Gus Malzahn: 36* NFL players in 5 years (7.2* per year)
*Total is number of NFL players from 2014-17 draft cycles, plus 2018 draftees (undrafted players currently on NFL rosters are listed with 2018 class in parentheses)
2018 (4*): RB Kerryon Johnson, CB Carlton Davis, OG Braden Smith, K Daniel Carlson (DB Tray Matthews, DE Jeff Holland, OT Darius James, OL Austin Golson, DB Stephen Roberts, OC Casey Dunn) (RB Kamryn Pettway and LB Tre’ Williams signed deals but aren’t currently on rosters)
2017 (5): DT Montravius Adams, DE Carl Lawson, DB Rudy Ford, DB Josh Holsey, DT Devaroe Lawrence
2016 (7): OT Shon Coleman, WR Ricardo Louis, DB Blake Countess, RB Peyton Barber, OT Avery Young, DB Jonathan Jones, DT DaVonte Lambert
2015 (14): WR Sammie Coates, DT Angelo Blackson, DT Gabe Wright, TE C.J. Uzomah, RB Cameron Artis-Payne, DB Nick Marshall, RB Corey Grant, WR Quan Bray, DB Trovon Reed, OG Chad Slade, DB Robenson Therezie, DB Brandon King, DB Jermaine Whitehead, DB Jonathon Mincy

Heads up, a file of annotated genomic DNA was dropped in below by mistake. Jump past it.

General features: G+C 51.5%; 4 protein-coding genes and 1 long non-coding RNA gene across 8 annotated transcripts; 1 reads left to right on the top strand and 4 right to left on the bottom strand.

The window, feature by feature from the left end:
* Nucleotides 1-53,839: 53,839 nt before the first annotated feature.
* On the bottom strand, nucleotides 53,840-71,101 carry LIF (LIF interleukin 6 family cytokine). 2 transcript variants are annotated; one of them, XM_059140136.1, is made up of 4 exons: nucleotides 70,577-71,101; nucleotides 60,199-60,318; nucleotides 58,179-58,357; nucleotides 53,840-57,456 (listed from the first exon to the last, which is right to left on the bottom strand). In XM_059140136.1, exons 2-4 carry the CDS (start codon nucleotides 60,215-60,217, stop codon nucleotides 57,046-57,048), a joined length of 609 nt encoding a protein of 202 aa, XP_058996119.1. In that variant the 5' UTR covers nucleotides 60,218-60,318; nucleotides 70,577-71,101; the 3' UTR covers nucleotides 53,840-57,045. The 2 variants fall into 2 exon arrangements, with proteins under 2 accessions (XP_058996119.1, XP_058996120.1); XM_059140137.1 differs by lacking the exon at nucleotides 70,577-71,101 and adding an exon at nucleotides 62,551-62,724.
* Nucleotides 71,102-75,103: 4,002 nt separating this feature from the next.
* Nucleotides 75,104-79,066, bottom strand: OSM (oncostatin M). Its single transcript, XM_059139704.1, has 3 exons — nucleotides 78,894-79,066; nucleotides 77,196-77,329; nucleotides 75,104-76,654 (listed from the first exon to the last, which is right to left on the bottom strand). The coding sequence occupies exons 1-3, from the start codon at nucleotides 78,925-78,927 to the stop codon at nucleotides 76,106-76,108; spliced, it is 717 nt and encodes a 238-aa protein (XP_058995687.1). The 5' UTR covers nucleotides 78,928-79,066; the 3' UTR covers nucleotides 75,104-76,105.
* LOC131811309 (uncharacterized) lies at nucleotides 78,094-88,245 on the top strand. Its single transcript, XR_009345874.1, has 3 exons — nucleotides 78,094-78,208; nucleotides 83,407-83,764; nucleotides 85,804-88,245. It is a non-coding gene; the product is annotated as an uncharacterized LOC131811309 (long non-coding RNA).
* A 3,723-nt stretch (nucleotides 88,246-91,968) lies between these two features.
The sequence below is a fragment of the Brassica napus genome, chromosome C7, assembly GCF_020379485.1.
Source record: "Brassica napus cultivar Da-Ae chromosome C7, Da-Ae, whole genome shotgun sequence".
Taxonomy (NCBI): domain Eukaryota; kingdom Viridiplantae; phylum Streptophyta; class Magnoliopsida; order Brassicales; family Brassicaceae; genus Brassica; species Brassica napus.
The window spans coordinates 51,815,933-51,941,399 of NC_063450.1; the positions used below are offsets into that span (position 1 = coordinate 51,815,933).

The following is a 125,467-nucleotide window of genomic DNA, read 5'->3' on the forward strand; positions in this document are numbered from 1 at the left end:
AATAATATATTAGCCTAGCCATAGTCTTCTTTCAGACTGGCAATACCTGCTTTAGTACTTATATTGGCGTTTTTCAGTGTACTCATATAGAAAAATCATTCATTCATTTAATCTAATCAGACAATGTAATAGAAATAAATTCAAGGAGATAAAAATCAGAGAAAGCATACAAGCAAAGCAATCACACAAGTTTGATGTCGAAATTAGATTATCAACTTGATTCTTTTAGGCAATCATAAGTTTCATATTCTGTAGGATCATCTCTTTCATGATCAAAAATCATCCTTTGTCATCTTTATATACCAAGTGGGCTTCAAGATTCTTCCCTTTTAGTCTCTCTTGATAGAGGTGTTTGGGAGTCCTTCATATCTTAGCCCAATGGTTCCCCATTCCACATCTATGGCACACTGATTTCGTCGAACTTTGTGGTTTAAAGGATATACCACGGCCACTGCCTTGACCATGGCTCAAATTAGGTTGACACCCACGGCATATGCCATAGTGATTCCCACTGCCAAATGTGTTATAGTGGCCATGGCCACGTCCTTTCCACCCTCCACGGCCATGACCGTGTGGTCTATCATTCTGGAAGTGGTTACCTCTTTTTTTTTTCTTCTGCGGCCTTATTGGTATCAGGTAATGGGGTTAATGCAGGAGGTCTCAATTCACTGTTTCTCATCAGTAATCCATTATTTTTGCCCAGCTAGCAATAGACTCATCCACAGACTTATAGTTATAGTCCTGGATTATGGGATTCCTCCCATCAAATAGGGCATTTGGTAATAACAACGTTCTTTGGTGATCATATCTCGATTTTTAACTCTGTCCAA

2014 (6): OT Greg Robinson, DE Dee Ford, RB Tre Mason, FB Jay Prosch, DB Chris Davis, K Cody Parkey
Gene Chizik: 15 NFL players in 4 years (3.75 per year)
2013 (3): DE Corey Lemonier, LB Daren Bates, RB Onterio McCalebb
2012 (3): OT Brandon Mosley, LS Josh Harris, DB Neiko Thorpe
2011 (6): QB Cam Newton, DT Nick Fairley, DT Zach Clayton, OT Lee Ziemba, WR Darvin Adams, LB Josh Bynes
2010 (3): RB Ben Tate, DB Walter McFadden, DE Antonio Coleman
Tommy Tuberville: 52 NFL players in 10 years (5.2 per year)
2009 (3): DT Sen’Derrick Marks, DB Jerraud Powers, OG Tyronne Green
2008 (6): DE Quentin Groves, DB Pat Lee, DT Pat Sims, DB Jonathan Wilhite, OT King Dunlap, DB Eric Brock
2007 (8): OG Ben Grubbs, RB Kenny Irons, LB Will Herring, DB David Irons, WR Courtney Taylor, OG Tim Duckworth, OL Jonathan Palmer, DE Marquies Gunn
2006 (9): OT Marcus McNeill, WR Devin Aromashadou, DE Stanley McClover, WR Ben Obomanu, DT T.J. Jackson, LB Travis Williams, TE Cooper Wallace, CB Kevin Hobbs, WR Anthony Mix